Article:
Commuting to college freshman year might make (dollars and) sense


Dennis Kelly - Contributing columnist



Commuting students are defined as those who do not reside in institution-owned housing on college and university campuses. Commuters make up more than 85 percent of today’s college students.

Their numbers include students of traditional age who live with their parents, those who live in rental housing near campus, adults with full-time jobs and parents living with their own children.

Jacoby Consulting in 2020 reported that 41 percent of commuter students are 25 years of age or older, and 39 percent attend school on a part-time basis. As many as 70 percent of full-time students work while enrolled in college, as do most part-time students.

Those characteristics continue to apply to commuter students in this COVID-disrupted year of 2021.

Commuting to campus during one’s freshman year might make attending college possible for local students when combined with Wilmington College’s Clinton County Succeeds program.

This opportunity is a proven success and has made a huge difference in helping area students afford a quality education. Students in this program can receive as much as $10,000 in loans that are completely forgiven upon their graduation from WC.

A student’s eligibility for entrance to the Clinton County Succeeds program is determined by simply completing the standard FAPSA form. These special grants are available to eligible local students who recently graduated from schools in Clinton County and transfer students from Southern State Community College.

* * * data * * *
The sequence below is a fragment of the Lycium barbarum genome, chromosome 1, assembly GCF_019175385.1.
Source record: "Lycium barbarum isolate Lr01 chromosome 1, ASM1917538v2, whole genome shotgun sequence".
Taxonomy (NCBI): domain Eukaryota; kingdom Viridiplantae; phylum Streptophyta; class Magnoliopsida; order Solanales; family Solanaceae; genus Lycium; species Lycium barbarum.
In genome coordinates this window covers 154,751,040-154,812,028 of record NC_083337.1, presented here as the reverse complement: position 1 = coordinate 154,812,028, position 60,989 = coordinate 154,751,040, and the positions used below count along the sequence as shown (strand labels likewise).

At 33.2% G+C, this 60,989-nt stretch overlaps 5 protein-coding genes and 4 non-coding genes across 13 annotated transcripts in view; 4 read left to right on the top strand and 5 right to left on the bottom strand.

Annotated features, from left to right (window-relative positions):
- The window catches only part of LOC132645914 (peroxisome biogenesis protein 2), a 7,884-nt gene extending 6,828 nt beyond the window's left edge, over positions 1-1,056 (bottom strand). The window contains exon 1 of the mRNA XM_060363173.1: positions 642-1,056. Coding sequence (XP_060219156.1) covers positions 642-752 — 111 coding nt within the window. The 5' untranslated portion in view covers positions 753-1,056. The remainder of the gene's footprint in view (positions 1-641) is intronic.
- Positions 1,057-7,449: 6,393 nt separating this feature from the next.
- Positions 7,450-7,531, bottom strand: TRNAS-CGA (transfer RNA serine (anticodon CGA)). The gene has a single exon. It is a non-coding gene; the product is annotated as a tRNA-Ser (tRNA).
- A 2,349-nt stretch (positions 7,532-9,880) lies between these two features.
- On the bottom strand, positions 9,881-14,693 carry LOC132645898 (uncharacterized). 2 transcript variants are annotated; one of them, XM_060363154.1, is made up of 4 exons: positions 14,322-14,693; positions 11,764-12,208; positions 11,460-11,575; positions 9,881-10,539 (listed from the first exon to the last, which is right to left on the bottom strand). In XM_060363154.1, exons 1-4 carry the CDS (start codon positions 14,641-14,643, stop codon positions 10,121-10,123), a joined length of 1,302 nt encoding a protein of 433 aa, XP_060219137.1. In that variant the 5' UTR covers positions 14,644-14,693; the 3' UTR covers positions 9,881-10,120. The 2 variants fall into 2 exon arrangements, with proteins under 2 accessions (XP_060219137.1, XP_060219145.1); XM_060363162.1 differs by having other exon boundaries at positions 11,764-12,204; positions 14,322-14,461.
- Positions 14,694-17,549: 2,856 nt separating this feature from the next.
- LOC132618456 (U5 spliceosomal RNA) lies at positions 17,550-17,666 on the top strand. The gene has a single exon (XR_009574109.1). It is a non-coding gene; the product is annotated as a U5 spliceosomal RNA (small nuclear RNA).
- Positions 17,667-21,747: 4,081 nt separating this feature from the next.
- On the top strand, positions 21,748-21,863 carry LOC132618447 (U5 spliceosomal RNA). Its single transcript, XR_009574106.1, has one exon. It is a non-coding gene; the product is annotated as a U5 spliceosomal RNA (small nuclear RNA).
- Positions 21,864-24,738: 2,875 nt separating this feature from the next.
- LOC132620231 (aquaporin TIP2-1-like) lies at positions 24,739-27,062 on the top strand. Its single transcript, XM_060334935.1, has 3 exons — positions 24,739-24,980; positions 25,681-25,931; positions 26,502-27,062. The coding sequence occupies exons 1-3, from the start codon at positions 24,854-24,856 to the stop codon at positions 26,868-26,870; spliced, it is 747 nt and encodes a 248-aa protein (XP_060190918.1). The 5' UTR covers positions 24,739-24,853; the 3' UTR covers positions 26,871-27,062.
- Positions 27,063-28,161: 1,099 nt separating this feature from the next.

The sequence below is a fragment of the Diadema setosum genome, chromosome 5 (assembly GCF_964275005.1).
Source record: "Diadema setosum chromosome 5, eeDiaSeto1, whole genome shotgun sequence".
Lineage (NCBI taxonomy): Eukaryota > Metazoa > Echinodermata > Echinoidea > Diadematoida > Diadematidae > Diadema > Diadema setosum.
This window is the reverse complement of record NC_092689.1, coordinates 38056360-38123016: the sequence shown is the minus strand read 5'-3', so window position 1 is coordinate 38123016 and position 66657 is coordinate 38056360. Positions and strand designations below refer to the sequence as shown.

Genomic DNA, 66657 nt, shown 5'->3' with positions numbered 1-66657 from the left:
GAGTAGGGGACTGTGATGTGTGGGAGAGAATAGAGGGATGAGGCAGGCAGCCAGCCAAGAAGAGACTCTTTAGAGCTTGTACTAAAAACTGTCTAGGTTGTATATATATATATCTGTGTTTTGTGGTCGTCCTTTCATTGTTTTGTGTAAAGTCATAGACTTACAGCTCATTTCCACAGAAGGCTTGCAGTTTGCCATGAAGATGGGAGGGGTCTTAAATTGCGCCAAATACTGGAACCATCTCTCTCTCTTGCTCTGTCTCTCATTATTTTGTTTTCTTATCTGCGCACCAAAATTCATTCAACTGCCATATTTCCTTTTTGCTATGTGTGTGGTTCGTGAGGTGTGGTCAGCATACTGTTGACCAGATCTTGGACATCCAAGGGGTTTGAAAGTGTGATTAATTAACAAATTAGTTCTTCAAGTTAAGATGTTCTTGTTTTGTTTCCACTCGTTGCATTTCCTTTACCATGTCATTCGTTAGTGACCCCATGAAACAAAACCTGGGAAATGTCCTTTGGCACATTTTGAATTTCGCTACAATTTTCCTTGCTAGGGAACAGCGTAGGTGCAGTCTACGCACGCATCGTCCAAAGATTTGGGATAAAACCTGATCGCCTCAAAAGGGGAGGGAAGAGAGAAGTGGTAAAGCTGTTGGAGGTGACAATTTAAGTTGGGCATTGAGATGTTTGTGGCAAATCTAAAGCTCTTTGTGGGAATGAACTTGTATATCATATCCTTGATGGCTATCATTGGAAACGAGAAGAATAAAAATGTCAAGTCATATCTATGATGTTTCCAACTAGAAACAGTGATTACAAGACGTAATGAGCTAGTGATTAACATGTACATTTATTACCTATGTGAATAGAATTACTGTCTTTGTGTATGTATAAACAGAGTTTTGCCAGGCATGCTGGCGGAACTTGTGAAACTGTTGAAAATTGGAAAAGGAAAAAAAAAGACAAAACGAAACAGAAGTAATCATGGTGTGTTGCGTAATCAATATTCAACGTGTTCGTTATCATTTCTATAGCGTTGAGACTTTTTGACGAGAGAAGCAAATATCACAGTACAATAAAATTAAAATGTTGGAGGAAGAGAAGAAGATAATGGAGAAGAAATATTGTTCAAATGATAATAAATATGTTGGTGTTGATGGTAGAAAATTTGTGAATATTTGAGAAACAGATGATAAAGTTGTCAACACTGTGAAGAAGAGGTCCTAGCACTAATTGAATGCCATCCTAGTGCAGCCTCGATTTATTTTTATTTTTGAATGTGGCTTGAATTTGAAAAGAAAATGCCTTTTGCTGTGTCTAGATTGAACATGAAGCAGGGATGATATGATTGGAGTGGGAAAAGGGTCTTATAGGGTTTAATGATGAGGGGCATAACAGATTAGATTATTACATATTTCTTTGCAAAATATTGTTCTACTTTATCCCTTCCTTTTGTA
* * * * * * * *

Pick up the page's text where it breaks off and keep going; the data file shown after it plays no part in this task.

Awards range up to four academic years equal to eight semesters starting as a freshman and, for transfer students, up to two years (four semesters). Clinton County Succeeds is open to both commuters and those wishing to be residential students.

Commuter students can create a robust campus experience through participation in sports and organizations, along with taking advantage special cultural programming and service opportunities.

Wilmington College offers local students a great deal of flexibility in applying for the fall 2021 semester by extending its normal deadlines. This allows this year’s high school seniors an opportunity to focus on proms, award ceremonies, spring sports, applying for summer work and, of course, graduation.

Information on Clinton County Succeeds is available on WC’s website at www.wilmington.edu/succeed.

Congratulations, Class of 2021. Wilmington College now offers you an invitation to join our incoming class so we can RISE together.

Dennis M. Kelly, a nationally known enrollment administrator, has been presenting columns in the Wilmington News Journal on navigating the college search process as a service to local families. Kelly is the senior vice president for enrollment management at Wilmington College.

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Dennis Kelly

Contributing columnist